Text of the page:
WWE posted a rare audio of The Undertaker and Mick Foley (and a few other men involved in it) talking about their legendary Hell in a Cell match that took place 20 year ago at WWF King Of The Ring 1998 PPV.
You can read the entire conversation below (audio that WWE released is posted at the end as well):
Undertaker: I honestly did not expect him to get up from that. He finally started moving around and I was like ‘man, that’s one tough son of a gun right there’.
Foley: My feud with The Undertaker had actually ended a while earlier. I thought we were entering the match cold. I thought my character had been through a lot and people had lost interest in it. After watching the first ever Cell match between Shawn Michaels & Undertaker, I realized I was in a terrible predicament to even try to approach the level that they had reached would be very difficult and I just didn’t see how it would be possible without something special.
If we can do something special, we can start the match in a way no one ever has, maybe we can fool people into thinking we’re having a great match even if we’re not.
Sgt. Slaughter: I’m not sure what exactly happened, but Undertaker broke his foot and we weren’t sure how that was gonna play out.
Undertaker: Yeah, I did have a fractured ankle. It was such an important time in the business, you knew you had to do it, so, you just grin your teeth and go in there and do what you do.
Foley: That compounded the troubles that we were facing. Yeah, The Undertaker and I reminisced of that a couple of years ago, like what were we even doing in that situation and yet he willingly entered it with a broken foot which speaks volumes as to what type of competitor he is.
I don’t remember the build-up to that day other than being approached by Vince McMahon and him asking me if I’ve been on top of that structure earlier in the afternoon. I assured him I had, which was the biggest lie I told up to that point in my life. Then he asked me if I was comfortable up there and I assured him I was which became the newest biggest lie I had ever told in my life because if I ever got on top of that structure in the afternoon, I wouldn’t be scaling it in the evening because it was terrifying, absolutely terrifying.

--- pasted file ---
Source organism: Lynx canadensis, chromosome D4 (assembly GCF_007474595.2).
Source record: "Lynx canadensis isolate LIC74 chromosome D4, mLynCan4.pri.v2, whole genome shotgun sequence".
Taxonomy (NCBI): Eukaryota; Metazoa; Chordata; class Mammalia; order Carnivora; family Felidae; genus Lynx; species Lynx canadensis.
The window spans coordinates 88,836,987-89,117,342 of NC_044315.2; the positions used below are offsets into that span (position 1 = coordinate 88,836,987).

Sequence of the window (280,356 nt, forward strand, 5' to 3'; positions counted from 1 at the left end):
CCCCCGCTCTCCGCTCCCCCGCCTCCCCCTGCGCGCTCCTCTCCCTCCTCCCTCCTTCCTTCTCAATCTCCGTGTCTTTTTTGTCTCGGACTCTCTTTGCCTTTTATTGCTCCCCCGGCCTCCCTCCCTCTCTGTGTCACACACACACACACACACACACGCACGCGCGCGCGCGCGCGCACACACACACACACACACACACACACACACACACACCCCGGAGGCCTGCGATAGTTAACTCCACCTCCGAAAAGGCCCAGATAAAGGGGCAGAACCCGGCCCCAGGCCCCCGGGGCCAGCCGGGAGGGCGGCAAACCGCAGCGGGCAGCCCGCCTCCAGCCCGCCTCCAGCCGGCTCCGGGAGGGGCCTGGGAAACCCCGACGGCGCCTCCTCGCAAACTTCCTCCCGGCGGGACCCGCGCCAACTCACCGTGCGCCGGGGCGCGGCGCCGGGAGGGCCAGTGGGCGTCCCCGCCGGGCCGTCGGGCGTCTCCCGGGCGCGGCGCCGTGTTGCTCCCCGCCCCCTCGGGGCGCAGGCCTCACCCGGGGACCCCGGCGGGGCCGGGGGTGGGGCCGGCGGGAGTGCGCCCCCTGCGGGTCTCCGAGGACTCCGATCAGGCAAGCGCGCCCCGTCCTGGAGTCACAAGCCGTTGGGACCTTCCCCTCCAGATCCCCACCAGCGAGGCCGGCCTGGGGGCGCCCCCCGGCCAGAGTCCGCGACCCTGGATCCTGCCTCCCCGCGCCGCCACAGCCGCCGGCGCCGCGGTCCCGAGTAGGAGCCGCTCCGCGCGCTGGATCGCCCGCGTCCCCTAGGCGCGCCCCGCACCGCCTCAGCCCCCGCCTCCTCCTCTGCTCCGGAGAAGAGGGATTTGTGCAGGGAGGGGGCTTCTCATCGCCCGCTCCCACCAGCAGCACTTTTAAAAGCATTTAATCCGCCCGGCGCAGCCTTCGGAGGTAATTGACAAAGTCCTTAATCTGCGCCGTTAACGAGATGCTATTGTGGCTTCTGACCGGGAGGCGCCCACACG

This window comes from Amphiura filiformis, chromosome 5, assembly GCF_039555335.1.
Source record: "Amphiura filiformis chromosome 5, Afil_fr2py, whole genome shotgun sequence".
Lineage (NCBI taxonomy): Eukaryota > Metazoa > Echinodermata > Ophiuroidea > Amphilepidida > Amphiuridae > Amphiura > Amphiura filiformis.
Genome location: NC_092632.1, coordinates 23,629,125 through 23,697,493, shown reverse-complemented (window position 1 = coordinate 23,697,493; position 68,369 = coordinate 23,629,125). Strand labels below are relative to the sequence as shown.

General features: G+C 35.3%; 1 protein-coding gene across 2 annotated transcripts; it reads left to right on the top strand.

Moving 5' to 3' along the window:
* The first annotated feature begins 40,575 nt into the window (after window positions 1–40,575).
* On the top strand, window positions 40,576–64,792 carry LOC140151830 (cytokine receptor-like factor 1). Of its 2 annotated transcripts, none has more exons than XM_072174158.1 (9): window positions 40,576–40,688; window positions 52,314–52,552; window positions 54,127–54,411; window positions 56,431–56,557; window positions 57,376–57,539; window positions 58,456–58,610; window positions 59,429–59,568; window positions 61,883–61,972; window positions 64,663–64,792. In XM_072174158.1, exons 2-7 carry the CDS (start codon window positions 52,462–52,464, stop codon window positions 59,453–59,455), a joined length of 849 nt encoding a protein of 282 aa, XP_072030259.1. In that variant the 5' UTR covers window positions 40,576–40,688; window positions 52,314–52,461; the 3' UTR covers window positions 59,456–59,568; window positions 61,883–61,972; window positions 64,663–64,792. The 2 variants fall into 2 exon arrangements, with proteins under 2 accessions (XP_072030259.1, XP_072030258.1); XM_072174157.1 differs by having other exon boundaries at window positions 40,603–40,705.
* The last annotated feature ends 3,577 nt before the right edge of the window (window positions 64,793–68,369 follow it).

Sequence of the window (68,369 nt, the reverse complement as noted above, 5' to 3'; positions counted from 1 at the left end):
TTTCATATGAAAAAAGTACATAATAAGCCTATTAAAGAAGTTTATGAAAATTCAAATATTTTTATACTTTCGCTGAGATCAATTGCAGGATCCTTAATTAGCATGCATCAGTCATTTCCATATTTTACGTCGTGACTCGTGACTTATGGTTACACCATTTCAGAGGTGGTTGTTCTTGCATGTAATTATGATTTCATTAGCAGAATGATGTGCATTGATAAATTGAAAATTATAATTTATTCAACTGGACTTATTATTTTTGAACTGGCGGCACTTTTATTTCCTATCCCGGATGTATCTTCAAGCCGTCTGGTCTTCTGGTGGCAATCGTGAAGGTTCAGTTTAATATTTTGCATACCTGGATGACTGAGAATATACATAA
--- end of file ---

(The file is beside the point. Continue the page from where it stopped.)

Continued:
I know there are people in the WWE Universe, Superstars that are not afraid of heights, but I’m not one of them.
The reaction (to the match) even with a normally hot crowd was a little but lukewarm until we got on top of the Cell.
Undertaker: To be completely honest, it was like ‘crap, am I gonna be able to get up there?’. The answer was ‘yes’ because I don’t know how, but I mean I would have got up there I don’t care how, but I would have got up there. So it was definitely…(laughs) an exciting way to start off a Hell in a Cell match, to start out on top.
Foley: There are moments when our feet are sinking into the mesh. It’s like we’re tearing holes in the mesh as we walk.
Undertaker: I still remember clearly the distinct sound of the wire coming unwound or breaking from the pressure of our weight. But funny enough, I felt safer on the edge or the poling of the cage.
Foley: I remember getting a couple of quality chair shots to the back. The next thing I know I was in a flight.
Jim Ross: Everything you heard me say was spontaneous and real. So that call has a pause.
Undertaker: As I tossed him off of there and I was watching him fall, it seemed like it took forever for him to hit the table. It was so crazy. I was so loud with the people in there. At that point, nothing had ever been done like that.
Tim White (Referee for this match): Believe me, I was almost having a heart attack watching what was going on. I got to Mick and I’m asking him ‘are you okay?’ and he gave me the sign ‘yeah, I can continue’ which flabbergasted me.
Sgt. Slaughter: He said something…’my shoulder, my shoulder’, so I called for a stretcher. So we had to lift the Hell in a Cell up with The Undertaker still on top.
Undertaker: Obviously I know they raised the cage, but I was kind of oblivious to it, really. I was so zoned-in in what we were doing at that point. I am kind of up there without any communication with anything or anybody. It was like ‘I guess I’m not going anywhere till they bring me down’.
Sgt. Slaughter: Halfway back, we started saying ‘no, I wanna go back’ and I said you’re not going anywhere. You’re going to the hospital. And the next thing I know, he jumps up and he start climbing the Hell in a Cell and he started going up to the top.